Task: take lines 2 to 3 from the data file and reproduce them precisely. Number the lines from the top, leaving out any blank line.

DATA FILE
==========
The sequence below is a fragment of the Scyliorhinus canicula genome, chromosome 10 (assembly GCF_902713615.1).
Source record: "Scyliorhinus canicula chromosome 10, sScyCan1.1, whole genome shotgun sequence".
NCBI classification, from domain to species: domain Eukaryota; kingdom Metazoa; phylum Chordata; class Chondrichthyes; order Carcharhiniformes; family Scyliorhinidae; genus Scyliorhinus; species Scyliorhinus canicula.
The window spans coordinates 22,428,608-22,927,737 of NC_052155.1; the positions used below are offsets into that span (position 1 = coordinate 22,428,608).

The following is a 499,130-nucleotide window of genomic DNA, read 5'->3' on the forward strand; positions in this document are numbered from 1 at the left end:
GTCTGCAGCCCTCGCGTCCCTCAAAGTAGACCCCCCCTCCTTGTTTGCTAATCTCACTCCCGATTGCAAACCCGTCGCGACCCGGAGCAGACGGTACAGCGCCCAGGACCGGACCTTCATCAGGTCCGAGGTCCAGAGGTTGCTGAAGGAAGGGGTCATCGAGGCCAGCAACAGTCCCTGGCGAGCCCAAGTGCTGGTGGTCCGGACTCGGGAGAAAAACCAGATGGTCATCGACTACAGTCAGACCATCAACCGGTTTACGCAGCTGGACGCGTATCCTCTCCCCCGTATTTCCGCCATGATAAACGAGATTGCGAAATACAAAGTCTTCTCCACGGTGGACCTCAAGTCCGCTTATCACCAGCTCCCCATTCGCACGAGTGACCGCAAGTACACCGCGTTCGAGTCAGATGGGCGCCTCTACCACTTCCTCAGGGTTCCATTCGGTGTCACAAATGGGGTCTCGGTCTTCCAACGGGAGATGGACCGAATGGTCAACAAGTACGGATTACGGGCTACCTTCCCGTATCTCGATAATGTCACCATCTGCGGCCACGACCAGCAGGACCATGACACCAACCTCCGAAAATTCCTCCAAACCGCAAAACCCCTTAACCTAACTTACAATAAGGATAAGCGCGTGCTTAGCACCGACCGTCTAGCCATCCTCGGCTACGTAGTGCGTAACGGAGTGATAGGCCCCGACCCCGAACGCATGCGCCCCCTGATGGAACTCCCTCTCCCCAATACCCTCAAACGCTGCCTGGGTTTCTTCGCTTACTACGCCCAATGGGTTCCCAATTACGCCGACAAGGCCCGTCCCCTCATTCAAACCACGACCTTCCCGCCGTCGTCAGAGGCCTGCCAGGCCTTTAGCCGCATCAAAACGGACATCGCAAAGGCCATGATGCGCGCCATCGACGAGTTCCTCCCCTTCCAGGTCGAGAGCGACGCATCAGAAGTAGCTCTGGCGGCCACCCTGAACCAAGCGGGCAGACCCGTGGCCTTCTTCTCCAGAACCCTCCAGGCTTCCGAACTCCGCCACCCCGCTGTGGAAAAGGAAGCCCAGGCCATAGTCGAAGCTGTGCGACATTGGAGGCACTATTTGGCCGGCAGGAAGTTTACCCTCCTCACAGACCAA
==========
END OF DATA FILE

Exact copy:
Source record: "Scyliorhinus canicula chromosome 10, sScyCan1.1, whole genome shotgun sequence".
NCBI classification, from domain to species: domain Eukaryota; kingdom Metazoa; phylum Chordata; class Chondrichthyes; order Carcharhiniformes; family Scyliorhinidae; genus Scyliorhinus; species Scyliorhinus canicula.